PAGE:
_____“I really couldn’t tell if he saw us or not, Morna. What’s his name, anyway?”
_____“You know, I’ve actually forgotten! It might have been Ted, to tell you the truth. Or maybe Fred.”
_____I wondered how many affairs Morna’d had. She was forever complaining about Bob. She used to drink quite a lot, too.

 

Thank You for Being a Friend

_____In the men’s locker room, Buddy Haskell was sitting in one of the faux leather lounge chairs watching a re-run of an episode of The Rifleman, a black and white western that aired in the late 1950’s, early 1960’s, starring Chuck Connors as Lucas McCain. Buddy watched this show every Saturday morning at the gym. I’d just been for my swim and was headed toward the showers when I heard the kid on the show, Mark, Lucas McCain’s young boy, say, “I can even say all seven stanzas of ‘Sheridan’s Ride.’”
_____Wait, a TV show where a kid recites poetry? Were people just more literate back then, was reciting a poem on a TV show not a big deal? “Sheridan’s Ride,” a Civil War poem by Thomas Buchanan Read, a portrait painter as well as a poet, though more popular in Florence than the United States. Portraits of Lincoln, Longfellow, Tennyson, the Brownings, William Henry Harrison. “Sheridan’s Ride” among his most famous poems.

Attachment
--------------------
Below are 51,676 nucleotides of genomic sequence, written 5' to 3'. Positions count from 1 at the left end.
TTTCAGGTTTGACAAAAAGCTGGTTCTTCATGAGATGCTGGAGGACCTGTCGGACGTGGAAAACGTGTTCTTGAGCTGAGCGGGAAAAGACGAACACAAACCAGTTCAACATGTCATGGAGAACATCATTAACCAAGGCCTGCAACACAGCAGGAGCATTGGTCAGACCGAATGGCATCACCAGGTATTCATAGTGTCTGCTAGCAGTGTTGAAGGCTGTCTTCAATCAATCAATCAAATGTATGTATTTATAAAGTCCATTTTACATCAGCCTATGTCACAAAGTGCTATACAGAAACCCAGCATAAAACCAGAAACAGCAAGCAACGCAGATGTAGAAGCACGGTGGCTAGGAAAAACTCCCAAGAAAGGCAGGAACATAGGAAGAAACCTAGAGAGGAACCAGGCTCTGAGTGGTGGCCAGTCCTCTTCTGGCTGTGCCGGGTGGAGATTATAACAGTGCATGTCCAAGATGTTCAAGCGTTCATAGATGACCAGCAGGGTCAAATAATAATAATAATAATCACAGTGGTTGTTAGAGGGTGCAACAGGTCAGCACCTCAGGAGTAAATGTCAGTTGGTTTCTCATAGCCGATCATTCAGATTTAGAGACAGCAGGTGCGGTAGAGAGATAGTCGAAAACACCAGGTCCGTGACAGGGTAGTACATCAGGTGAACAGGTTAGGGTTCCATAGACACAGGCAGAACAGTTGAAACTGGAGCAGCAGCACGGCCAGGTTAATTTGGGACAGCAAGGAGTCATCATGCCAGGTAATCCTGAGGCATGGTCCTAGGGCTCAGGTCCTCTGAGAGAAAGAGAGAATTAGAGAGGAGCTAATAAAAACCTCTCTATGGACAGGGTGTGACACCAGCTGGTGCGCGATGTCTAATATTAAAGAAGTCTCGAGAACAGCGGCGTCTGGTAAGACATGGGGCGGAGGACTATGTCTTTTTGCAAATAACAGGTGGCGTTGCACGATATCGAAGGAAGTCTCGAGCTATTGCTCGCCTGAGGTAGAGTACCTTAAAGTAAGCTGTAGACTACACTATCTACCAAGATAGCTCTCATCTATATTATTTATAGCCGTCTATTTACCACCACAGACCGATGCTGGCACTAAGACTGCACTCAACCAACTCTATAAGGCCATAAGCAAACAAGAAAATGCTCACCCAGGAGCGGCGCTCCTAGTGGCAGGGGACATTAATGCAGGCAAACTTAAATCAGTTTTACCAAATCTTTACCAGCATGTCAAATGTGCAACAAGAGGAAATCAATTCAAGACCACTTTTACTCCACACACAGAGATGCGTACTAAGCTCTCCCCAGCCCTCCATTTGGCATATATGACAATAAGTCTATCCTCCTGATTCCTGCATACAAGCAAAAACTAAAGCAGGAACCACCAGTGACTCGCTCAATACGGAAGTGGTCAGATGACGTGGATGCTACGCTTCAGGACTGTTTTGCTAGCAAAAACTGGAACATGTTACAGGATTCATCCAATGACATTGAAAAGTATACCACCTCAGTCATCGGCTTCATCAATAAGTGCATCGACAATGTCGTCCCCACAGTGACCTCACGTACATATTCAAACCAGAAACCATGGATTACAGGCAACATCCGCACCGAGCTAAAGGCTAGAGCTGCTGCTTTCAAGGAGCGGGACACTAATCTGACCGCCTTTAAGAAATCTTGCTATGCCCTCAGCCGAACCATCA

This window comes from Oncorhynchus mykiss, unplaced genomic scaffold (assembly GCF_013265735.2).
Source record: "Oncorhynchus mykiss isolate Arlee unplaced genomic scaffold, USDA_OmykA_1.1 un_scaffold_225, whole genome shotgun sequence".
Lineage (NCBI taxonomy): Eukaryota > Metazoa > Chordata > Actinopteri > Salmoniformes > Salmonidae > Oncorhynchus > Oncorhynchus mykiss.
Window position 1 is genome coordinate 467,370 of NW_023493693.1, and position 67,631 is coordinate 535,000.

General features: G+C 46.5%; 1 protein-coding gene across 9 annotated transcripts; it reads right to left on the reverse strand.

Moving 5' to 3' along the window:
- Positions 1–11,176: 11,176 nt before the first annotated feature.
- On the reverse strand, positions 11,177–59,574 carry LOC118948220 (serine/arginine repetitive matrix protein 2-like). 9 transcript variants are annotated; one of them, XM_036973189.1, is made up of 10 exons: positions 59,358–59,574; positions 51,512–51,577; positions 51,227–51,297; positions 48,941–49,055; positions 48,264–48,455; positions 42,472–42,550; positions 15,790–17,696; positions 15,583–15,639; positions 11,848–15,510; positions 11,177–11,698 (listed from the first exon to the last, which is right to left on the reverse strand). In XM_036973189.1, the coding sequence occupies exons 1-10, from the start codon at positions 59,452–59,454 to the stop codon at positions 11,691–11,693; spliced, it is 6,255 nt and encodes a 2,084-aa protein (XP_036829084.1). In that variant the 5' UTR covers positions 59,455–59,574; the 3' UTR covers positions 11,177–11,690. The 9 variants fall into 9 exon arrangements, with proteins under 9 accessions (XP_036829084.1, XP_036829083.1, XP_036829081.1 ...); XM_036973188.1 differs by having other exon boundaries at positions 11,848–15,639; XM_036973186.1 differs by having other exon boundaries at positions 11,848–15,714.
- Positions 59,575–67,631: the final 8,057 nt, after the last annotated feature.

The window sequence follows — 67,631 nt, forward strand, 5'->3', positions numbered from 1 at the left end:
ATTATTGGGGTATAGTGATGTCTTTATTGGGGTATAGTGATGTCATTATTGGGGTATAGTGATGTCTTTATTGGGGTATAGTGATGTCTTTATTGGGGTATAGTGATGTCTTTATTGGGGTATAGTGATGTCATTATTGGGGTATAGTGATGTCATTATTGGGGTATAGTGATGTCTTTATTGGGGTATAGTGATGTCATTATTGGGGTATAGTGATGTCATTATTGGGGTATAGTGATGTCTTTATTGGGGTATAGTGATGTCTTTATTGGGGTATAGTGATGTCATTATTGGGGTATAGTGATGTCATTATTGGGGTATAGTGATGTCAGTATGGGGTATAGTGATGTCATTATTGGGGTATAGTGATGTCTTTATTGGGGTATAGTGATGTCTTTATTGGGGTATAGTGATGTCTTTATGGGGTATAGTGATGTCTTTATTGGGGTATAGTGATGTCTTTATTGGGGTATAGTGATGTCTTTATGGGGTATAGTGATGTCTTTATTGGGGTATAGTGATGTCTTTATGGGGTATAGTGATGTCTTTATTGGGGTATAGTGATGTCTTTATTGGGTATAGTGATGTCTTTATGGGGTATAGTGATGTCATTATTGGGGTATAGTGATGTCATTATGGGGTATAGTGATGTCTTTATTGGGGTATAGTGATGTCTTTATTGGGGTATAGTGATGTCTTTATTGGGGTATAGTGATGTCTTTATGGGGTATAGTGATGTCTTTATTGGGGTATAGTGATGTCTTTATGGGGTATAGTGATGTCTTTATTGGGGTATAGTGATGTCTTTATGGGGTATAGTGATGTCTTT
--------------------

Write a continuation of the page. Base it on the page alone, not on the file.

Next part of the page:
_____On The Rifleman, General Philip Sheridan had just ridden up to the McCain Ranch looking for a place to stay. Mark, who worshipped the man the way very young children admire army soldiers, began to recite, “Up from the south at break of day …” and through to the last line of the first stanza, “And Sheridan twenty miles away.”